It did not take long to start talking about Brexit with the Friday lunchtime crowd at Café Retro in the small town of Newry in Northern Ireland. Alongside the enduring disbelief and disappointment with the 2016 referendum’s result, in which contrary to England and Wales, Northern Ireland, along with Scotland, voted to remain in the European Union, some had worries of a more personal nature. Among those gathered was a French woman who had lived in Newry for over thirty years and had four children with her partner, who was from the town. She was unimpressed with the UK government’s handling of the Brexit negotiations so far and did not know what her status would be after Brexit, since she and her partner were not married. “The British can be very stubborn,” she said with a small laugh. “They like to be in control.”
The Republic of Ireland border—which everyone in the cafe said they crossed regularly while visiting friends or going shopping—lies just a few miles to the south of Newry. As between all EU member states, the border is currently “frictionless”—goods and people can move across freely. When I crossed into the Republic of Ireland in late January this year, the only visible indicators of a crossing were signs by the side of the road informing drivers that the speed limit was now measured in kilometres instead of miles per hour. Free movement over the border is a legacy of a peace agreement, reached 20 years ago, which ended a three-decades-long conflict in Northern Ireland between nationalist groups fighting for a united, republican Ireland and the British Army and police, along with loyalists who wanted Northern Ireland to remain part of the United Kingdom. The Good Friday Agreement of 1998 saw most armed groups lay down their weapons, the demilitarisation of the UK-Irish border and the release of former militants from prisons. It was a compromise that recognised the competing claims of the “Republican” and “Unionist” communities (broadly but not exclusively, Catholic and Protestant respectively) to the territory of Northern Ireland.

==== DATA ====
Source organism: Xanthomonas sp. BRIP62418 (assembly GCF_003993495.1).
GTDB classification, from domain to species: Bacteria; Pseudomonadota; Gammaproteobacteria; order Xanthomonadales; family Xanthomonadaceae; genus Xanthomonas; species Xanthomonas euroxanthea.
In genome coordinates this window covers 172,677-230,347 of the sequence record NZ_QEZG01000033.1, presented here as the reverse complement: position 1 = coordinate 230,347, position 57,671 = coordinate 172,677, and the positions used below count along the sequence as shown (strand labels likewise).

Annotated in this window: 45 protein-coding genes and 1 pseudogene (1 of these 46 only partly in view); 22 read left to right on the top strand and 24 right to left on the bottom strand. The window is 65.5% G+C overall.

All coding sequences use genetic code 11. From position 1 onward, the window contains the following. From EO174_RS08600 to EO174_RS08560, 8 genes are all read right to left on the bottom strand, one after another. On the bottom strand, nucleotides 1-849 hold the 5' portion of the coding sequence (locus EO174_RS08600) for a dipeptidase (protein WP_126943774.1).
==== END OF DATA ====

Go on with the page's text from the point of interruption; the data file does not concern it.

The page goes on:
It is along the Northern Ireland-Republic border, where demarcations have violent and emotive histories, that Britain’s departure from the EU will be physically embodied. “I think they will have to make an exception for here,” the French woman said as she left the cafe. “They can’t put a border back.” With less than a year to go before the UK formally leaves the EU, and with local politics deeply fractured and the national clamour for Brexit rising, how to achieve this demarcation has emerged as one of the thorniest issues in the exit talks. Many are worried that a government divided over negotiations (and which has not ruled out walking away without a deal) does not possess the dexterity and sensitivity required to ensure the compromise reached in 1998 survives Britain’s departure from the EU.
The island of Ireland was formally incorporated into the Union of Great Britain in 1801. Since the seventeenth century, Protestants from Scotland and the north of England settled in the northern province of Ulster , partly to form an outpost loyal to the Crown in a majority Catholic island, which remained largely hostile to the idea of union with Britain. In 1919, Irish nationalists declared independence, and following the subsequent conflict, the British government partitioned the island in 1921 through an administrative exercise drawing on census and religious data—a method they would use in imperial projects elsewhere in the world. The Catholic-majority south became the independent Irish Republic, and most of Protestant-majority Ulster in the north remained in the UK.
Republican and Unionist claims to Northern Ireland escalated into armed conflict in the late 1960s, following widespread protests by Catholics against perceived discrimination at the hands of the majority Protestant community. “The Troubles,” as the conflict came to be known, lasted for 30 years and killed more than 3,600 people. Atrocities were committed by British forces and both Republican and Loyalist paramilitary groups. A small booklet published in 1969, “Orange and Green; a Quaker Study of Community Relations in Northern Ireland,” described a province so divided and militarised along centuries-old sectarian lines, displayed in such public and private ways, that it would have baffled readers from elsewhere in the UK. Schools were almost entirely segregated, even following separate sports curricula: rugby, football and cricket for Protestants, and Gaelic football and hurling for Catholics.